Tagged in customer experience


5 Tips for Creating Effective Customer Experience Surveys

April 24, 2018



Delivering high-quality customer service is vital to your company’s bottom line. Statistics show that 67 percent of consumers switch brands because of unsatisfactory customer experience. Combined with another report that says attracting a new customer is six to seven times more expensive than keeping one, increasing customer satisfaction should be a top priority. Luckily, customer experience surveys are a cost-effective solution for figuring out how to increase customer satisfaction. Creating a good survey, though, does take some effort. These five tips will help you get started.

  1. Understand what you’re trying to measure

Each survey should have a specific learning goal in mind, and the questions you create should be tailored to fit that goal. When companies aren’t sure what they’re trying to learn, there’s a tendency to jam-pack a survey with an assortment of questions. When customers aren’t sure what you’re asking or how questions relate to each other, they can get confused and skew your results.

  1. Use emotive rating fields

The standard “poor” to “excellent” ratings system is robotic and stiff, not the friendly, quality service you want to be known for. Try expectations-based ratings instead. “Hated it” to “loved it”, for example. It’s unexpected and makes the survey experience more interesting.

  1. Don’t be afraid to ask yes/no questions

It’s tempting to ask open-ended questions. Detailed feedback can be really helpful, but that data’s much more difficult to sort and troubleshoot. Starting out, a quick consensus can be enough to get you moving in the right direction. As your customer experience efforts evolve, more freeform responses could be helpful to steer you towards more advanced and microscopic adjustments.

  1. Identify your promoters

Net Promoter Score (NPS) can be a powerful measurement of brand loyalty. “Would you recommend our products and services to a friend or family member?” breaks your customers into three different categories: detractors, neutrals, and promoters. Promoters are brand loyalists who are bringing new customers to you. Knowing what makes them happy can help you recreate those same experiences for your other customers.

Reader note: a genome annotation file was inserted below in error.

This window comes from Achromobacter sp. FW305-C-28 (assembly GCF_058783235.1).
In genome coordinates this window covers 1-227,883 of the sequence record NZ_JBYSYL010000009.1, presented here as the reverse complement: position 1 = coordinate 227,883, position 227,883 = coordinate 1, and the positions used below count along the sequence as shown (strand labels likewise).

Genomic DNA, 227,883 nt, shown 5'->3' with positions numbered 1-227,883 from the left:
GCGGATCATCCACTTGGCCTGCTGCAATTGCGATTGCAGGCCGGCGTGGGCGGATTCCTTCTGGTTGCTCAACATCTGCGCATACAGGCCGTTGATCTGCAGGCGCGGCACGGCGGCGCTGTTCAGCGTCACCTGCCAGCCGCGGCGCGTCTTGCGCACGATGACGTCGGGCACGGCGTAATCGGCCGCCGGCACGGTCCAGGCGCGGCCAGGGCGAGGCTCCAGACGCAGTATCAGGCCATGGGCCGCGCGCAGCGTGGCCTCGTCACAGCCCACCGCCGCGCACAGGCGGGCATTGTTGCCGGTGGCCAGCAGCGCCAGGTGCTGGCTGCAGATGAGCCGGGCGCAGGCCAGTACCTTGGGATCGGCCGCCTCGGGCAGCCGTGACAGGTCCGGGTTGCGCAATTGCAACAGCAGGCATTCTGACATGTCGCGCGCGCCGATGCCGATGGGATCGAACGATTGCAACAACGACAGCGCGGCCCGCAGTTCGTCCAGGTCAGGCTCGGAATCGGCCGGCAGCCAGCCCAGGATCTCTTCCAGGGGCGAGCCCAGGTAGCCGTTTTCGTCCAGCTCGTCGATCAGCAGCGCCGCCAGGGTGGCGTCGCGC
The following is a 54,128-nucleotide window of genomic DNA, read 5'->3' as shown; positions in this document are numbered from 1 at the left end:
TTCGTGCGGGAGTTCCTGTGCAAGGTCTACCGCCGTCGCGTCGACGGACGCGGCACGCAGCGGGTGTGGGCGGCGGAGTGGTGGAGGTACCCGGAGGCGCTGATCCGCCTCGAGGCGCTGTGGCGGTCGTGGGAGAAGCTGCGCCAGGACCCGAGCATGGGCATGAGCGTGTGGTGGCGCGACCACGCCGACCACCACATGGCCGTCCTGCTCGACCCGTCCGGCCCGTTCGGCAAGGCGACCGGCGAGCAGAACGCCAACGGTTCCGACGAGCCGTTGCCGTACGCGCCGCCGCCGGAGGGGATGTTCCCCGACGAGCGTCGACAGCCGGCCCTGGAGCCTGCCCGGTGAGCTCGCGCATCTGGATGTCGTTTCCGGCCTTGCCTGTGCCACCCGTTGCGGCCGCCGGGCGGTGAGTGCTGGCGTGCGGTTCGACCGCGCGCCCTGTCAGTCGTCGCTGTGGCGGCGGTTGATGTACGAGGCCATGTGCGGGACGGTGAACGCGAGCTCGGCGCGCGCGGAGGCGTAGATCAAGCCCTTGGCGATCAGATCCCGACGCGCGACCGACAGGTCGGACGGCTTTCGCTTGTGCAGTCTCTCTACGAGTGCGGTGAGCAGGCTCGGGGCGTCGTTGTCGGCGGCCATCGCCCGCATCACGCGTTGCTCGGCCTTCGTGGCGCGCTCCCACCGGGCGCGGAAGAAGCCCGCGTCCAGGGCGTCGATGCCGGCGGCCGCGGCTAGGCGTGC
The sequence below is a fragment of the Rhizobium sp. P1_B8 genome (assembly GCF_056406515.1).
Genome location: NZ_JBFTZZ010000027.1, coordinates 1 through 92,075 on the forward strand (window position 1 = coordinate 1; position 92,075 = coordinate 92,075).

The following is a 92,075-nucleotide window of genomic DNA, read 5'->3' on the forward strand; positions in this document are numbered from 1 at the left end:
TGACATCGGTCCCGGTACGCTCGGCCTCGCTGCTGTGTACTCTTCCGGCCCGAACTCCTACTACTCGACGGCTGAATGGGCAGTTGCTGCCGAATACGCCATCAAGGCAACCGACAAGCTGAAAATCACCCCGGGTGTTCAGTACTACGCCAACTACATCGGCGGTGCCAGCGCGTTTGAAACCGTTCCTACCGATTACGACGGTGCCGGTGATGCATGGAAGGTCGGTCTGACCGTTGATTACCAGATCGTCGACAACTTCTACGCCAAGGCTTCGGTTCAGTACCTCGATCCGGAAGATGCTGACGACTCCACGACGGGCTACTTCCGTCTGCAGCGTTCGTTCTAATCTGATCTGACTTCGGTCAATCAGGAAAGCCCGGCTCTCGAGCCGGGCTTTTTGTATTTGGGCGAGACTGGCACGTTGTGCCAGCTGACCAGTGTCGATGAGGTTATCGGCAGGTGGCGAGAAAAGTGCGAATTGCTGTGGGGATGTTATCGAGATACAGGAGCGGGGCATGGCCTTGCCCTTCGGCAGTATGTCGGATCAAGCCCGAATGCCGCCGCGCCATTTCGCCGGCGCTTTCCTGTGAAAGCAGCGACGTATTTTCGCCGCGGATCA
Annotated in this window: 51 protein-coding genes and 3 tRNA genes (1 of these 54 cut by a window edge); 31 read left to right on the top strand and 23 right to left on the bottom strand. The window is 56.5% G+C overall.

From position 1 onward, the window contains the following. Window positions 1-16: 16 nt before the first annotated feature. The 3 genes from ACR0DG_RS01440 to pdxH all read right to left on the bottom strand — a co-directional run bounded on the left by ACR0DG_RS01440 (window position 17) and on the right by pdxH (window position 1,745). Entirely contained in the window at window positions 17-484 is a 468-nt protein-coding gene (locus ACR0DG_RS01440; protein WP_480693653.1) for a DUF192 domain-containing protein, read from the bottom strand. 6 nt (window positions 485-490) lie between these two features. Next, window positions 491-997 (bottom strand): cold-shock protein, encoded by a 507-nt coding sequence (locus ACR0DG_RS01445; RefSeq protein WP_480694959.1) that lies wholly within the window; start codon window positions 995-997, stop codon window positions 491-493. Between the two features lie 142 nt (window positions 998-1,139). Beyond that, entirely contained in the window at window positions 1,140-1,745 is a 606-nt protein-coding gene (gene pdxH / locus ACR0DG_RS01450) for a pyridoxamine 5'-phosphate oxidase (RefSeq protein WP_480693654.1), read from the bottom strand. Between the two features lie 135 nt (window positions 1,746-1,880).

1. Keep the survey short

Customers are willing to give you feedback if the survey is succinct and convenient. Long customer experience surveys are more likely to be ignored or only partially filled out, and complex questions can confuse or frustrate customers. Instead, strive to appease and delight customers even during something as innocuous/everyday as a survey. The simpler and more standardized the response, the more convenient the survey is to the customer.

Customer experience surveys are an effective way of gathering meaningful customer feedback. However, they need to be designed in a way that doesn’t inconvenience your customers while also getting you the information you need to make crucial customer service decisions. It’s a delicate but achievable balance that’s well worth the effort of executing properly.


Featured Image: Shutterstock/Brian A. Jackson

5 Customer Service Trends to Watch in 2018

December 4, 2017


As I reflect on the busy year 2017 shaped up to be, its hard not to see the commonalities and trends many of us face when it comes to customer service. I racked up 90,000 travel miles this year and no matter where the plane took me or if I talked to contact center newbies or veterans, the conversations all seemed so similar. Whether its balancing a personable, high-touch style with the efficiency of technology-based applications or swapping out old processes for more customer-centric ones, there are some clear key customer service trends to keep an eye on in 2018.

  1. The rise (and balance) of AI